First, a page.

19 Aug The Preserve America Youth Summit Visits Dinosaur National Monument
I recently had the chance to join Dinosaur National Monument staff in welcoming the Preserve America Youth Summit program to the Monument. The participants in the Youth Summit were middle and high school students from the Denver area who traveled to Dinosaur for two days to learn about conservation and preservation in the Monument. They also were there to reflect on issues the Monument has faced and ways the visitor experience could be improved.
During their time at Dinosaur, the students went to the visitor centers, picnicked across the river from a group of big horn sheep, saw the fossil quarry, hiked the Harper’s Corner Trail, viewed ancient rock art, learned from park rangers, and a whole lot more. They impressed me with their interest in the park and their knowledge of everything from geology to birds to movies I need to see.
During one activity at the Josie’s Cabin area in Dinosaur, the students learned about Josie’s homestead and how she lived alone in her cabin for around 50 years. The area around the cabin is also prime monarch butterfly habitat, so I had the chance to teach the students a bit about monarchs. I showed them milkweed and monarch eggs and told them to look around for flying or feeding monarchs. I was touched when, at the end of the program, one girl told me seeing the monarch eggs was one of her favorite parts of the trip.
What seemed like highlight of the week for the students was the night sky program at Dinosaur, which was recently declared an International Dark Sky Park. The students were able to enjoy seeing the stars and listening to a program by an interpretive ranger. The next morning, many of the students answered in the affirmative when asked if the previous night’s stargazing was one of their top five life experiences. I was moved by their amazement at the night sky program. I suppose that growing up in a big city like Denver, light pollution meant many of these students never had the chance to see stars like this.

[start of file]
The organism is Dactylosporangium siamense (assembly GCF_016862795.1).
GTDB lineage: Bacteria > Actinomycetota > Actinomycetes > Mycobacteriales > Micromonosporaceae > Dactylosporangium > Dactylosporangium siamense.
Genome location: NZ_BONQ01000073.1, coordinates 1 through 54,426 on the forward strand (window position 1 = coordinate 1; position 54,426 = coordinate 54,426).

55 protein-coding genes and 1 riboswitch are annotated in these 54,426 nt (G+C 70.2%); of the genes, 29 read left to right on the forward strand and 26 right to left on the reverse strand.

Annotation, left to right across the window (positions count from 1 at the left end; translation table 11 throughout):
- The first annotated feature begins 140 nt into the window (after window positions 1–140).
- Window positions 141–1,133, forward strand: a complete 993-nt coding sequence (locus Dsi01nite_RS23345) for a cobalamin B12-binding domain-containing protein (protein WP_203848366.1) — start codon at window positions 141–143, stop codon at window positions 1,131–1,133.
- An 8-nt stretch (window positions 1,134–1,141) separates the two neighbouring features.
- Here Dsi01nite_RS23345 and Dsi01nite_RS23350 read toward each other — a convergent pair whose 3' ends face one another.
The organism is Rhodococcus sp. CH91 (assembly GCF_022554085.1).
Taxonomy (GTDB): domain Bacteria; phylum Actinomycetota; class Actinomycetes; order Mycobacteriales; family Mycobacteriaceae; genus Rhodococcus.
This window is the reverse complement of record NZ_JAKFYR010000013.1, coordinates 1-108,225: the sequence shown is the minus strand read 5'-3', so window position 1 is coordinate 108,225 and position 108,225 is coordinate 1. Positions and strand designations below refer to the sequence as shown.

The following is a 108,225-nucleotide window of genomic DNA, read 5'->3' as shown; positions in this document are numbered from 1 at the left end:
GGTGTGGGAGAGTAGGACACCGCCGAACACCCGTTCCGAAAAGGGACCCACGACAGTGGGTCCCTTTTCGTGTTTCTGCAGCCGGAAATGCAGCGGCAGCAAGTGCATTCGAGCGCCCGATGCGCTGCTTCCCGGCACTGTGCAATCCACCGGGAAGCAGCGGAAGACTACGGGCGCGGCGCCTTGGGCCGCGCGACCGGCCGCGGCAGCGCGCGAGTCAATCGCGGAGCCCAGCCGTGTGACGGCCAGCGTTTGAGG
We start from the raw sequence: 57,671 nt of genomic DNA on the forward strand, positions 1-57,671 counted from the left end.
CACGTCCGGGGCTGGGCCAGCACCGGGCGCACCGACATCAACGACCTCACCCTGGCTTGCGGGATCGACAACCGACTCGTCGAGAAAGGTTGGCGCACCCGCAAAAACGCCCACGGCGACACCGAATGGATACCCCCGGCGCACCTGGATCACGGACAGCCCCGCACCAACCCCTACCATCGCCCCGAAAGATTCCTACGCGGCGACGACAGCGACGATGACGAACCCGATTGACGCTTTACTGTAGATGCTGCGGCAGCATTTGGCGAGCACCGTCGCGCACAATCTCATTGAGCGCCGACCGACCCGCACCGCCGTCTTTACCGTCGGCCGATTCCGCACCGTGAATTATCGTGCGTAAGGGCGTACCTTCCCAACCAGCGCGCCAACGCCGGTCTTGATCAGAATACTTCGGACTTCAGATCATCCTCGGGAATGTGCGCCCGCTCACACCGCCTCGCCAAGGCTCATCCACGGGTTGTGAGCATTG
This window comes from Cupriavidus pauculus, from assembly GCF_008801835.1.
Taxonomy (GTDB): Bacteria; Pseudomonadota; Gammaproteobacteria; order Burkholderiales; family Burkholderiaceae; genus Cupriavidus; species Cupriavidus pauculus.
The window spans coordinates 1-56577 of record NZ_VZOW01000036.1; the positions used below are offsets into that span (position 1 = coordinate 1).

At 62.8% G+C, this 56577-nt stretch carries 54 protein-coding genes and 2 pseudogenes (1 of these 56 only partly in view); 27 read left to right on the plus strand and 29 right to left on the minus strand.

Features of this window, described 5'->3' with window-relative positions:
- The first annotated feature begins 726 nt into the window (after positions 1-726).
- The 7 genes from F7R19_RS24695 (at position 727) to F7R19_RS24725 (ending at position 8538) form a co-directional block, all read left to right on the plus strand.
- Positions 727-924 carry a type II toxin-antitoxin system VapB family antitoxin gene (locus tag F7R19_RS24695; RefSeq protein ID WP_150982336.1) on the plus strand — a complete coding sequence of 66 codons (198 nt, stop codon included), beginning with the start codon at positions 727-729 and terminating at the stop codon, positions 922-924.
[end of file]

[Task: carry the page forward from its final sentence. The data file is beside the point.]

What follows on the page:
On the final day of their program, the students participated in a town hall. They were all dressed up in ties and dresses and clearly had worked hard to prepare. At the event, students responded to a variety of prompts about conservation and visitor experience at Dinosaur. A panel of professionals – including state and local representatives, BLM biologists, and the superintendent of Dinosaur – carefully listened to the students’ thoughts before asking them further questions and commenting on their ideas. The students talked about how much they enjoyed getting to experience Dinosaur alongside interpretive rangers, who told stories them about many aspects of the Monument. At the same time, many of the students’ ideas for new interpretive activities or strategies to engage with young people centered on technology and social media, as they realized not every visitor has the experience to be with an interpreter throughout their visit. Ultimately, their ideas opened a discussion about the extent to which technology should be incorporated into the visitor experience at national parks.
At the end of the town hall program, the students closed their trip by being inducted as Junior Rangers of Dinosaur National Monument. At the lead of a Dinosaur interpretive ranger, they proudly raised their right hands and took the oath to protect the Monument. Then, they collected their badges, pinning them to shirts and proudly showing their parents and teachers. I would not be surprised to see some of these students working in parks in the future. The Youth Summit program was an amazing experience for these students and I wish that every kid had the chance to visit a park and learn its story as well as these students did.